The version in American Gigolo takes place in an official area. A woman visits a man. They’re separated by a pane of glass. The woman brings her right hand up across the line of her body, reaching forwards, and rests the outer edge of her fingers along the inside of the glass. The man leans in to press his forehead against the same point on the other side of the glass, hard. Their movements are reciprocal rather than identical. It’s the closest they’ll ever get to touching.

In Pickpocket, Bresson’s protagonists are also separated, but by bars rather than glass. They can touch, if only obliquely. She kisses his fist, which grips a bar. He presses his cheek to her temple; or rather they press together the small cross-sections of skin that can be contained within a single square of the prison grid.

In the version of the scene from Schrader’s Light Sleeper, there are no bars and no glass, and the final shot initially appears to be a still, which freezes the image of Willem Dafoe’s character kissing the hand of Susan Sarandon’s character. But even as the credits roll, even as they keep rolling, it’s only the flickering of Dafoe’s closed eyes – moving like those of a dreamer in the R.E.M. phase – that betrays the patience of both actors.

Tuesday, November 9, 2010

Transcendent Blankness

[Originally posted on the Melbourne Writer's Festival blog:]

The film Morvern Callar by Lynne Ramsay is based on a book by Alan Warner (although the source novel has a completely different tone to the adaptation). The title character is a young woman whose boyfriend has committed suicide as the film opens, leaving behind the manuscript of a novel, which Morvern then submits to publishers under her own name, successfully, as it eventually turns out.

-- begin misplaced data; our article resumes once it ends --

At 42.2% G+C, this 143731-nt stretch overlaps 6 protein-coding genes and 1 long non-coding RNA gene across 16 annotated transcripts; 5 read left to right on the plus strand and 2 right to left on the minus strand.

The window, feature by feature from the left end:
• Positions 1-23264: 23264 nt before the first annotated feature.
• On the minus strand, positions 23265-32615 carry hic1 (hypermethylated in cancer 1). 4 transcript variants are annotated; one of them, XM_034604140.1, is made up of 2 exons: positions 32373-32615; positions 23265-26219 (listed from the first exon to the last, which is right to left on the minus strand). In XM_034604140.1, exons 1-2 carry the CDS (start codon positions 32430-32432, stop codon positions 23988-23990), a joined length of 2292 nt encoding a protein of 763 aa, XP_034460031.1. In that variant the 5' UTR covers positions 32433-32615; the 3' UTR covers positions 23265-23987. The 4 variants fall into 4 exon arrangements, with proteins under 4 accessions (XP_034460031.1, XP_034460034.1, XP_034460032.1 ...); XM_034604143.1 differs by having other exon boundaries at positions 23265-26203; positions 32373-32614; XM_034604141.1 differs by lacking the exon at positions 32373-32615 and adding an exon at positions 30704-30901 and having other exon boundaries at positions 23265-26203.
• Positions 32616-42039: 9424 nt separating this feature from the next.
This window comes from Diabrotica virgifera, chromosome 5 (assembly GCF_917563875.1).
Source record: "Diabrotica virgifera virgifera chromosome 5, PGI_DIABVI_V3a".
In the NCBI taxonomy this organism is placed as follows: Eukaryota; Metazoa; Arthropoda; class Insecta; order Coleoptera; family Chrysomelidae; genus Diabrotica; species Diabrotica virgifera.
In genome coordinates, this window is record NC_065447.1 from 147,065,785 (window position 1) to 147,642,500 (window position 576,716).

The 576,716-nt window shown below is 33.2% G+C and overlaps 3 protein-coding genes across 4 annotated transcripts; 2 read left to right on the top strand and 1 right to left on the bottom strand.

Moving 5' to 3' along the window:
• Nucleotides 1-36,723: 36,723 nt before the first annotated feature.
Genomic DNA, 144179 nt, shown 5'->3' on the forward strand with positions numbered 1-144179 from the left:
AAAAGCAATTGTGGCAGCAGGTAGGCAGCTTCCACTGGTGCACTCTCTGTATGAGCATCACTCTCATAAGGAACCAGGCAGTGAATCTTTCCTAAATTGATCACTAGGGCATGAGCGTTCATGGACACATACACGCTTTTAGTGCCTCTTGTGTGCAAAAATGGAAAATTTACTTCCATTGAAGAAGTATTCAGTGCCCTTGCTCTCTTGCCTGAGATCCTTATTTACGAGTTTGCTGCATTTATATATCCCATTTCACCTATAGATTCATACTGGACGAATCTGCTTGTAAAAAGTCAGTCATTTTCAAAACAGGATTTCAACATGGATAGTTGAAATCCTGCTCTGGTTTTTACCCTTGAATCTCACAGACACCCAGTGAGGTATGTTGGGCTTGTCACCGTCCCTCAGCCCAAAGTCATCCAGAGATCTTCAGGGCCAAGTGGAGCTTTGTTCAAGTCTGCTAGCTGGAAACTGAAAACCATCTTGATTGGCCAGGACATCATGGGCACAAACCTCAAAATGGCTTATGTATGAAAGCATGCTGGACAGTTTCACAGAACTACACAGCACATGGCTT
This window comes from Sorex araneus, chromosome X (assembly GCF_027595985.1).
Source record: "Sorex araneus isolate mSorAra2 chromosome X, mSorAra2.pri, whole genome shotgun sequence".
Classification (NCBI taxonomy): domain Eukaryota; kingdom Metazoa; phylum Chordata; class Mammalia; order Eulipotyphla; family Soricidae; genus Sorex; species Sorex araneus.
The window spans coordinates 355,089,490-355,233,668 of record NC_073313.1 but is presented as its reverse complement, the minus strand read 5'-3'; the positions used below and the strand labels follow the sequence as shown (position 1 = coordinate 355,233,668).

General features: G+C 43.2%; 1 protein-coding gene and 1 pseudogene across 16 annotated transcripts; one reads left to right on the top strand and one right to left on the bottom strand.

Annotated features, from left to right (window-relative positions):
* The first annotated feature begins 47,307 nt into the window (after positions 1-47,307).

The clip above is the final scene. It may not be apparent that Morvern is actually wearing earphones connected to a Walkman (this is pre-iPod), which provides an implied diegetic source for the soundtrack, even if the version we hear is obviously overdubbed. This theory is subsequently confirmed by the final few seconds of the clip, in which the sound is ‘overheard’ through earphones turned up too loud, although by that point there is no accompanying image, so that the sound only becomes literally diegetic after it has ceased to make sense in diegetic terms.

Clearly there is something else at stake besides narrative logic by the time we get to the black screen.

I remember going to a concert with friends when I was a teenager, when one of our group also insisted on wearing a Walkman, through which he listened to heavy metal, to register his disgust at the sappy Christian folk being performed on stage. This has always struck me as a peculiarly eloquent and perverse gesture, which expresses both the need to belong to a group and the inability to reconcile oneself to that need. I think that this same gesture, whose perversity goes unremarked in the clip, except insofar as its eloquence is amplified by the sound design, means something more in Morvern Callar, as the title of this post implies.